Teen accused in Caledonia fracas freed on $5,000 bail

Teen accused in Caledonia fracas freed on $5,000 bail

November 08, 2007
Paul Legall
The Hamilton Spectator
Cayuga (Nov 8, 2007)

A teenager was released on $5,000 bail yesterday over his alleged involvement in a confrontation that landed a Caledonia house builder in hospital with a fractured skull.

Byron Powless, 18, who faces charges of breaking and entering and assault, surrendered to police this week.

A justice of the peace in Cayuga court released him after Six Nations businessman Melvin Styres pledged the bail money and agreed to supervise him while the case is before the courts.

Powless is one of three Six Nations teenagers facing charges in connection with an attack on Sam Gualtieri, 52, and his nephew, Dominic Gualtieri, in his 20s, during a confrontation at Stirling Woods subdivision in Caledonia on Sept. 13.

A 15-year-old male, who can’t be named under the Youth Criminal Justice Act, was released on $5,000 bail in September. He was charged with breaking and entering, assault and uttering death threats.

Richard Smoke, 18, is wanted on charges of aggravated assault and breaking and entering.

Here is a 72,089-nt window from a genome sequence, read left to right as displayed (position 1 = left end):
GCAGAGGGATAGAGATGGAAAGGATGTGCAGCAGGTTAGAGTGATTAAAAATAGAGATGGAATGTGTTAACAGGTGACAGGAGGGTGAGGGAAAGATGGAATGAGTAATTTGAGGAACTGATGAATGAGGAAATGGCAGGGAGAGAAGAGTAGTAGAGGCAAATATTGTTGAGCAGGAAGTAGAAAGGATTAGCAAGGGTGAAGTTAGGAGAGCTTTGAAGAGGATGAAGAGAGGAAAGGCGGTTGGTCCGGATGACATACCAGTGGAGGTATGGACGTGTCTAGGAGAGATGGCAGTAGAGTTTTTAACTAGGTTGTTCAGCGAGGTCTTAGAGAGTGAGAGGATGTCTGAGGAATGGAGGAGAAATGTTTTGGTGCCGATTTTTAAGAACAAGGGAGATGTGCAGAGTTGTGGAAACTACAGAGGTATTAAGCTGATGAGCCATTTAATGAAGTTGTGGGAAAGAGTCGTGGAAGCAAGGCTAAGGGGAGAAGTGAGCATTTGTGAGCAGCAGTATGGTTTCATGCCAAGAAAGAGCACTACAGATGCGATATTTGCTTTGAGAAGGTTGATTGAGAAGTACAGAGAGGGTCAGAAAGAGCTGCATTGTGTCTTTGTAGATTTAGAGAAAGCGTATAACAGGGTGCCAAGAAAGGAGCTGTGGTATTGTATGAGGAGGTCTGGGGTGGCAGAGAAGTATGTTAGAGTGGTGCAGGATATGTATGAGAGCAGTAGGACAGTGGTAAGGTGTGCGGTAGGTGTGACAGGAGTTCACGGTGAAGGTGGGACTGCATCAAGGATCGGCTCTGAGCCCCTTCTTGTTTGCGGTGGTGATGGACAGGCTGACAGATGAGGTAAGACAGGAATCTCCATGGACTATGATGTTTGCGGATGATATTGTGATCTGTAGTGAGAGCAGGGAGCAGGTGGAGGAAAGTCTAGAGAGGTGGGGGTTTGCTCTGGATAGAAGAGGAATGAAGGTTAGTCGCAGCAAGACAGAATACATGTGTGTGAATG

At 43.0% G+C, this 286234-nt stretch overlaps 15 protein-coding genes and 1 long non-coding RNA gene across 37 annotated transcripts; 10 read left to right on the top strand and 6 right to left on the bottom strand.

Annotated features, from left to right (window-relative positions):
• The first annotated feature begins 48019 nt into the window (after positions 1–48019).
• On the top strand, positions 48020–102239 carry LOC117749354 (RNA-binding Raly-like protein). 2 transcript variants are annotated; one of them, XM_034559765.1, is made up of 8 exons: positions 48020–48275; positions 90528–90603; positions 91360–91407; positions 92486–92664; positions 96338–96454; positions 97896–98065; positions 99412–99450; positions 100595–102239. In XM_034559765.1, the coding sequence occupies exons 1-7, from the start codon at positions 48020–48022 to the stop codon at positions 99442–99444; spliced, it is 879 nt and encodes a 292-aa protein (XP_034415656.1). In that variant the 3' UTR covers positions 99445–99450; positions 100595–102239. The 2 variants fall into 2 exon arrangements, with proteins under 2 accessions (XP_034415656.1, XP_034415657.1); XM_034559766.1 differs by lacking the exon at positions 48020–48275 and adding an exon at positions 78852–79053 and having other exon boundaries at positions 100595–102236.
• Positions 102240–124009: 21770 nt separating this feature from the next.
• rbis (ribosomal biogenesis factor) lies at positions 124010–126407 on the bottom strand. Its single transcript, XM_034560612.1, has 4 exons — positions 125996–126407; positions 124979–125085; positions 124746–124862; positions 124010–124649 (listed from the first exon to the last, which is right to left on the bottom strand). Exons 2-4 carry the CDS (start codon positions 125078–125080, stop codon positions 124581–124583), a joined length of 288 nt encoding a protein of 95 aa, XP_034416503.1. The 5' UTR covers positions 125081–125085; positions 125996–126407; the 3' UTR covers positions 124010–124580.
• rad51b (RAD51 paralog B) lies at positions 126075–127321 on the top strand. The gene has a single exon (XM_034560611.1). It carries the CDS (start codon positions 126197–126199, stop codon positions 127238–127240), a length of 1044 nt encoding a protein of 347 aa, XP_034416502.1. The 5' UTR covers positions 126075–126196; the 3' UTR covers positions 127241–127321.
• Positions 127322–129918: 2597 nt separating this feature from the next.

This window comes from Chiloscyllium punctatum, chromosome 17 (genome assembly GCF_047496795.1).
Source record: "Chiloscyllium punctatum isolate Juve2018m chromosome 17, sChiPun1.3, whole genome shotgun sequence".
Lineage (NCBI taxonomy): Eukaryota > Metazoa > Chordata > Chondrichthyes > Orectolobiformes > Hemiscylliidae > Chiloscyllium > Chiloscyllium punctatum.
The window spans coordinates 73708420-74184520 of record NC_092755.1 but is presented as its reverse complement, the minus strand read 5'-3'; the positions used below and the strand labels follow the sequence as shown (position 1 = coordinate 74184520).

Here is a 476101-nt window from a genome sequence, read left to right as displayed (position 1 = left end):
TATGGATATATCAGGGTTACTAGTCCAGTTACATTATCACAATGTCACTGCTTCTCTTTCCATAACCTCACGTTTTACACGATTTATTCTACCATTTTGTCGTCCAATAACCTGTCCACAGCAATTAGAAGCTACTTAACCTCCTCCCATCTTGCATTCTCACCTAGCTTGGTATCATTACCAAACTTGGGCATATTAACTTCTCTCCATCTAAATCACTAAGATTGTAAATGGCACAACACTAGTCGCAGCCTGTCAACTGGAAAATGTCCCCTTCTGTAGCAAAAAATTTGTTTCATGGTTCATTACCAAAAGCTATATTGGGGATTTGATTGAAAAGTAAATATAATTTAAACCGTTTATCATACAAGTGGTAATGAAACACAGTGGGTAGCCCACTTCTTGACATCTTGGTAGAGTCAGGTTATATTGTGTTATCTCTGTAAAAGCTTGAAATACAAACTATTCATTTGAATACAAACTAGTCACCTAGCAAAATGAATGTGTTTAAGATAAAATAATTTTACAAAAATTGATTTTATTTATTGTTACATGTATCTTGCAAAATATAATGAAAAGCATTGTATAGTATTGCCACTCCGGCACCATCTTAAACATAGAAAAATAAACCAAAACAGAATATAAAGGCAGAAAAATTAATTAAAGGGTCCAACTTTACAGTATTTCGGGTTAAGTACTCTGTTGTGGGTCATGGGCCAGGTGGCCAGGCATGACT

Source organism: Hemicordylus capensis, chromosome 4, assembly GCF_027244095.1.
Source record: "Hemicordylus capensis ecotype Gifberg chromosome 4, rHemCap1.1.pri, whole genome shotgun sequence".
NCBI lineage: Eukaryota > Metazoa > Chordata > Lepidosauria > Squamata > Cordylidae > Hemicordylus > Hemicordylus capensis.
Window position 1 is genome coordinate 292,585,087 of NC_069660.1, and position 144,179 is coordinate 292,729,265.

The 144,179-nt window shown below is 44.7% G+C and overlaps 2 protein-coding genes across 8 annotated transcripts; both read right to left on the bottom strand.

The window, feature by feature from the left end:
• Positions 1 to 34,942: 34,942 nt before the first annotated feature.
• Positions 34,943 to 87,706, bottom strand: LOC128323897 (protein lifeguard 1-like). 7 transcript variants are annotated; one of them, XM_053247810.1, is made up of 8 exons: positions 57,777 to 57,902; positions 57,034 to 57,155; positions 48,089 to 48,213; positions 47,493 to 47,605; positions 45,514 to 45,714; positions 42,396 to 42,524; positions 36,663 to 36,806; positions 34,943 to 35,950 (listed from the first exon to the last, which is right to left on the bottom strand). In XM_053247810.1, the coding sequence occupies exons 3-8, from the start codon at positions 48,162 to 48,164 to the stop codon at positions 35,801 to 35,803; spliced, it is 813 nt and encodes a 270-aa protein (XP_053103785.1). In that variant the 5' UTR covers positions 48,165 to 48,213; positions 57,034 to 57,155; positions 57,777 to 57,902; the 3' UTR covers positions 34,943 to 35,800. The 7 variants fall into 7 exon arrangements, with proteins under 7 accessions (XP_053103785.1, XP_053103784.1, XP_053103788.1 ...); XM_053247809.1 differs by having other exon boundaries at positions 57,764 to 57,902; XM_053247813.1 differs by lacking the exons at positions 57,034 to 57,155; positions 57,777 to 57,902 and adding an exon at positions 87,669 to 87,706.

Sam Gualtieri spent five days in hospital, including three days in intensive care, after suffering facial injuries, a fractured shoulder blade and two skull fractures.

In summarizing the case yesterday, assistant Crown attorney Mitchell Hoffman said the attack occurred after Gualtieri, his nephew and two other construction workers went to check a house Gualtieri was building for his daughter at Stirling Woods. He was concerned because native protesters were occupying the site .

Hoffman said the construction workers were met by three male protesters who refused to leave and challenged them to a fight.

There was no order against publication at the bail hearing.

But all allegations have yet to be proved in court.

As part of the bail conditions, Powless must live on the Six Nations reserve with his parents, have no contact with the alleged victims and not possess any firearms, explosives or ammunition.

Styres said he agreed to be Powless’s surety because he believes it’s an important time in Canadian history as the Six Nations Haudenosaunee try to assert their land rights.

“He was defending the right of the Haudenosaunee people (to their land) as he understands it,” he said.

He added he would teach Powless to act within the “confines of the Canadian law, so he doesn’t end up in this building again.”

Powless must return to Cayuga court on Dec. 5.

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